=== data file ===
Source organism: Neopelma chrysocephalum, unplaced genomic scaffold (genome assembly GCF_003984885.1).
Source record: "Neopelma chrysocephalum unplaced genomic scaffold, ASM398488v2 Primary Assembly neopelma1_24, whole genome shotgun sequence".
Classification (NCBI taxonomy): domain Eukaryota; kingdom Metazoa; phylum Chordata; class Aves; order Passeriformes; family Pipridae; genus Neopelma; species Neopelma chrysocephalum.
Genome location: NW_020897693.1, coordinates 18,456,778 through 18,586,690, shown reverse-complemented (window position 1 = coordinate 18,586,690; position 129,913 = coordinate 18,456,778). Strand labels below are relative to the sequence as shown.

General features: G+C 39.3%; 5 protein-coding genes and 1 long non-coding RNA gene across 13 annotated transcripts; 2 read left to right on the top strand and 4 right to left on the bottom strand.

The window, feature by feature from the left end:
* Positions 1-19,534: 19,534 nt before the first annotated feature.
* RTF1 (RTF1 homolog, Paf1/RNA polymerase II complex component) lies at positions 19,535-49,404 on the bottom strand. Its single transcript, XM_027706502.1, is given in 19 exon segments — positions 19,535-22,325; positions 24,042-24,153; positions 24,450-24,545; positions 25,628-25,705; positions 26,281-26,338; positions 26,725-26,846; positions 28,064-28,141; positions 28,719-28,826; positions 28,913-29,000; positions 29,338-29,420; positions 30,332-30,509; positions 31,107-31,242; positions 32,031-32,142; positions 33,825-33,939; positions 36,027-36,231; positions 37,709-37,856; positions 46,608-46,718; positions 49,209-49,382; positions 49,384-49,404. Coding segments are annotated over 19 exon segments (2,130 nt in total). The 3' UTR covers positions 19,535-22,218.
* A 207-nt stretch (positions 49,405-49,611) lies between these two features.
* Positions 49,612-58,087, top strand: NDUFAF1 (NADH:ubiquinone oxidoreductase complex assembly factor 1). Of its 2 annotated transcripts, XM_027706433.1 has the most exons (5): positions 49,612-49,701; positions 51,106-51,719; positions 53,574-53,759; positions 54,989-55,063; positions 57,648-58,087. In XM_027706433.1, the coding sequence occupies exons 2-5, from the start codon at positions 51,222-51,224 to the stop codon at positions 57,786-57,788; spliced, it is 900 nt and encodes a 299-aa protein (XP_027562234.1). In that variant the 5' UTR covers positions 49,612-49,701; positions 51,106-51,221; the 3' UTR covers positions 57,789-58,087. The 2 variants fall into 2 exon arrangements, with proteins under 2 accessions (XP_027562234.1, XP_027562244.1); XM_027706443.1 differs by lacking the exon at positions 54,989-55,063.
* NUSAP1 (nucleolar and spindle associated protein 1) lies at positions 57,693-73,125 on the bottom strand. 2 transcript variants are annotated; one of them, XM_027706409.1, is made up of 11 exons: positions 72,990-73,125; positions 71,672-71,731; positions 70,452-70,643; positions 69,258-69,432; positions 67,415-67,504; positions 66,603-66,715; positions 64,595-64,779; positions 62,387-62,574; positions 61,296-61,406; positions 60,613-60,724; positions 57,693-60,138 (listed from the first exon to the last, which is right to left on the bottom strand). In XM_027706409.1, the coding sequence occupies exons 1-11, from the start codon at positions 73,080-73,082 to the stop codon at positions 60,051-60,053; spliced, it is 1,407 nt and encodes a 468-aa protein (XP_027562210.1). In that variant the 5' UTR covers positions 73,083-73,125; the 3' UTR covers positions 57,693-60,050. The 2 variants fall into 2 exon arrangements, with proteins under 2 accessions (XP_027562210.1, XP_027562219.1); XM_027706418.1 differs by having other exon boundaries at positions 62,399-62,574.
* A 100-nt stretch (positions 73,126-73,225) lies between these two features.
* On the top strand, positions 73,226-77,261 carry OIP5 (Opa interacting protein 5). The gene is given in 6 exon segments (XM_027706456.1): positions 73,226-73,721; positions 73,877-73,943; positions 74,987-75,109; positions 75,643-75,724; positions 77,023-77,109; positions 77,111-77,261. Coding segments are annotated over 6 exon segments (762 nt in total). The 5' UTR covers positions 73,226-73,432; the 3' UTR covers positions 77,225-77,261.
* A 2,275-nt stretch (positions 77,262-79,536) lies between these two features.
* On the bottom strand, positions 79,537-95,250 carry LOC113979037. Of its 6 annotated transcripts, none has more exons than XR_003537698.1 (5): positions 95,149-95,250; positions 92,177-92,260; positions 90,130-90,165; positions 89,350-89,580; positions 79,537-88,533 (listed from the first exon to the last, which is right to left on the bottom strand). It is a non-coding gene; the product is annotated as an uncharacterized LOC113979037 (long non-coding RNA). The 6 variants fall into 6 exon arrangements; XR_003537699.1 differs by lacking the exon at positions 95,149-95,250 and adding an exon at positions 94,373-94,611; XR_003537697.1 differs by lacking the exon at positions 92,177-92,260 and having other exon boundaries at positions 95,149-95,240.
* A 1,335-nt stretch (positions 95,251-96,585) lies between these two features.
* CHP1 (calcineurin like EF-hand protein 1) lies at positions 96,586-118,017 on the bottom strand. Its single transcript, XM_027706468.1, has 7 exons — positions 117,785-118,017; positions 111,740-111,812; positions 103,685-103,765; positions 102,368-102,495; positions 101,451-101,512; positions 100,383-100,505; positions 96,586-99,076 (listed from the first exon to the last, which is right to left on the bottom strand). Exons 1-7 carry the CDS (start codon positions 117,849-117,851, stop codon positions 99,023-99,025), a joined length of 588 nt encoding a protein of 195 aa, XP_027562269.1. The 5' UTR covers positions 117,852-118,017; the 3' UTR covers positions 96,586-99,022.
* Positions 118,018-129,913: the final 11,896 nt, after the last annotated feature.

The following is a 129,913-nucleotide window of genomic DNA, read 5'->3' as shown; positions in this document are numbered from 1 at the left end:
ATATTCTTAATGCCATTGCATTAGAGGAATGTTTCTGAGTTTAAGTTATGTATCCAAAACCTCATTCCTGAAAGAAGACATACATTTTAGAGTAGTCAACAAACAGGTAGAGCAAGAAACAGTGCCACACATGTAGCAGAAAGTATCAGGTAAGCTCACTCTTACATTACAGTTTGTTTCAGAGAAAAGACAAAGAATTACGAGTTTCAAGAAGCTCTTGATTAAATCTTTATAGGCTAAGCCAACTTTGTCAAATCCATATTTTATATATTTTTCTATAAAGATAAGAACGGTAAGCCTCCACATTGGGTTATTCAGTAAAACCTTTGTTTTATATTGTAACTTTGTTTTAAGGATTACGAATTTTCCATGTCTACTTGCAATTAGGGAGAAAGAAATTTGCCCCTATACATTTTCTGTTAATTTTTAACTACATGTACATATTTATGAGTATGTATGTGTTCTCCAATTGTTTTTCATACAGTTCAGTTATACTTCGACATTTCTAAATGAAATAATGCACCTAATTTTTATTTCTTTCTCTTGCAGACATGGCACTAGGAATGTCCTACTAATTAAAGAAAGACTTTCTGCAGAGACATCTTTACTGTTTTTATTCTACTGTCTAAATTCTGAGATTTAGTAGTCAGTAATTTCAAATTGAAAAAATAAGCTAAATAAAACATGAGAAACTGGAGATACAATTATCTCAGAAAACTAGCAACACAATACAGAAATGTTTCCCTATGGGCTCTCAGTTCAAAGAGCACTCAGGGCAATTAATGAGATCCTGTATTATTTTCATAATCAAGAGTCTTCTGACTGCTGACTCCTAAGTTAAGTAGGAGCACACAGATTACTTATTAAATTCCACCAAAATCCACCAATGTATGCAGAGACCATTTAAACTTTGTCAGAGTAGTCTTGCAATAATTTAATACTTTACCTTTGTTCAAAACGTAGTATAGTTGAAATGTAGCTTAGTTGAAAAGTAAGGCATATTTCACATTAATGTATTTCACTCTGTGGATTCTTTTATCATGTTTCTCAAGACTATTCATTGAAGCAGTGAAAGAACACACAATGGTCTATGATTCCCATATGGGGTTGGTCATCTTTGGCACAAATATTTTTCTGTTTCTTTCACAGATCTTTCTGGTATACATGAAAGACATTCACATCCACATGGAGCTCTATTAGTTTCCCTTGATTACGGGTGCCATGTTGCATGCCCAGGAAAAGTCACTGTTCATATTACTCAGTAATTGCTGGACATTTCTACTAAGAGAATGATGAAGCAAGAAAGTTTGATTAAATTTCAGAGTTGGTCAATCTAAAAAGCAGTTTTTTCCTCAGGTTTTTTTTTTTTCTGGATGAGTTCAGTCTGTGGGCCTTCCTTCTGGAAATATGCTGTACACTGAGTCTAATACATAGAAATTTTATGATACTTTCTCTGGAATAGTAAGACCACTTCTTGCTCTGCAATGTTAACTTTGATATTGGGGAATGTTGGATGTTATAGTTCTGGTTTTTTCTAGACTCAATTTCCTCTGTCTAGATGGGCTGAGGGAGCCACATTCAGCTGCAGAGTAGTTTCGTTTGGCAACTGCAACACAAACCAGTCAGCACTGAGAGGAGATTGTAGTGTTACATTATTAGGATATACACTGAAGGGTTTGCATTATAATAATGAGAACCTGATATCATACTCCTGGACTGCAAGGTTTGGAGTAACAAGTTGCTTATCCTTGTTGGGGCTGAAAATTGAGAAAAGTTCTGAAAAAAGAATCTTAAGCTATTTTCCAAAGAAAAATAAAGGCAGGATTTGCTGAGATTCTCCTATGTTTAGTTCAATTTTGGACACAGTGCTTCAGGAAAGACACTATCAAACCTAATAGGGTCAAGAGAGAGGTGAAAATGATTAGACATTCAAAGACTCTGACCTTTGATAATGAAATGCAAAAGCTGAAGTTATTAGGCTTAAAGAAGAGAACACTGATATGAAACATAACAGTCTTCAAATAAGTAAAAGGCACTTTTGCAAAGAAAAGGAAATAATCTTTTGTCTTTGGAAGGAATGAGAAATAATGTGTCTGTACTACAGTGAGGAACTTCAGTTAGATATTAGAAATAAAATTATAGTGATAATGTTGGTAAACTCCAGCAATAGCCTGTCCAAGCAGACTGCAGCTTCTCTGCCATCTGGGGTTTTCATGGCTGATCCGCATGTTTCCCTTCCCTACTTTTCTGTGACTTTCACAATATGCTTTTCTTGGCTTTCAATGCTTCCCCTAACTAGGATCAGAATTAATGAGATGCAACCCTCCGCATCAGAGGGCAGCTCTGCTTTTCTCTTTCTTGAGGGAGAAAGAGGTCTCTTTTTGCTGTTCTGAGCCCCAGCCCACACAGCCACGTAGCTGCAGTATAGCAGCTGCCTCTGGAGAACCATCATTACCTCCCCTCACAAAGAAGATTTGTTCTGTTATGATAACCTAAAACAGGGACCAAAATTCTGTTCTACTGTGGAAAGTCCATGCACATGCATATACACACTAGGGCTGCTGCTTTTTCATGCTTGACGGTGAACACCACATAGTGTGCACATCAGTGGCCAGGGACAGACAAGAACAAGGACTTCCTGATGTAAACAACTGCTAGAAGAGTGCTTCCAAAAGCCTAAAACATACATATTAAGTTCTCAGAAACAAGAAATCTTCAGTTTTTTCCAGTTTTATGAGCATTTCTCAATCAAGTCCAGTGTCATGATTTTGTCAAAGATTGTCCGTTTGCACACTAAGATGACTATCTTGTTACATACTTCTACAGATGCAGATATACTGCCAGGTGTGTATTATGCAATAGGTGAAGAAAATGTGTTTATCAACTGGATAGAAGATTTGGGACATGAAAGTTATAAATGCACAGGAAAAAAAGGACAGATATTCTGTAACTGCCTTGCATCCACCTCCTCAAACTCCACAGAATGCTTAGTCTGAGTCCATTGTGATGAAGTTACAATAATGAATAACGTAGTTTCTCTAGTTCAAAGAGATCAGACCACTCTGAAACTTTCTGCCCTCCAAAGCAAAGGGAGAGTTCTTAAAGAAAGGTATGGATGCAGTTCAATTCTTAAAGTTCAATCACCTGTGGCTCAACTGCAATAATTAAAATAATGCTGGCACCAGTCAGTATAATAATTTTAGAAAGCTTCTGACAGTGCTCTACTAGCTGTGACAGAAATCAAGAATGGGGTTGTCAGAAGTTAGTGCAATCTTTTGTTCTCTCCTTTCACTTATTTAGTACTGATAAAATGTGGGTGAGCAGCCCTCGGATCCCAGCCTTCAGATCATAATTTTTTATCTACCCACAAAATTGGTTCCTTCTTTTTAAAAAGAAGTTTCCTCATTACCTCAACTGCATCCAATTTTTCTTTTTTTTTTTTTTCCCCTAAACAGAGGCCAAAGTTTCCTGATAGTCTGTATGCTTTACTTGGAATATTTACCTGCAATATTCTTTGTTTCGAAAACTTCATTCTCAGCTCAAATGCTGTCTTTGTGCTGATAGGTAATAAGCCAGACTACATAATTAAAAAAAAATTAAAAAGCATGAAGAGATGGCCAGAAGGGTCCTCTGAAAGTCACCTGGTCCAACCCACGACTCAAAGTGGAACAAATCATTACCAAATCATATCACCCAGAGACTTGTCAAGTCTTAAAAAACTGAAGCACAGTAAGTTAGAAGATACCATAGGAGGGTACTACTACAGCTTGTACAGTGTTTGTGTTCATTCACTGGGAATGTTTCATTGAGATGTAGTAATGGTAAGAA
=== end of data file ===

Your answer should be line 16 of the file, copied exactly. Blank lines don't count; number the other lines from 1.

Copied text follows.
* A 1,335-nt stretch (positions 95,251-96,585) lies between these two features.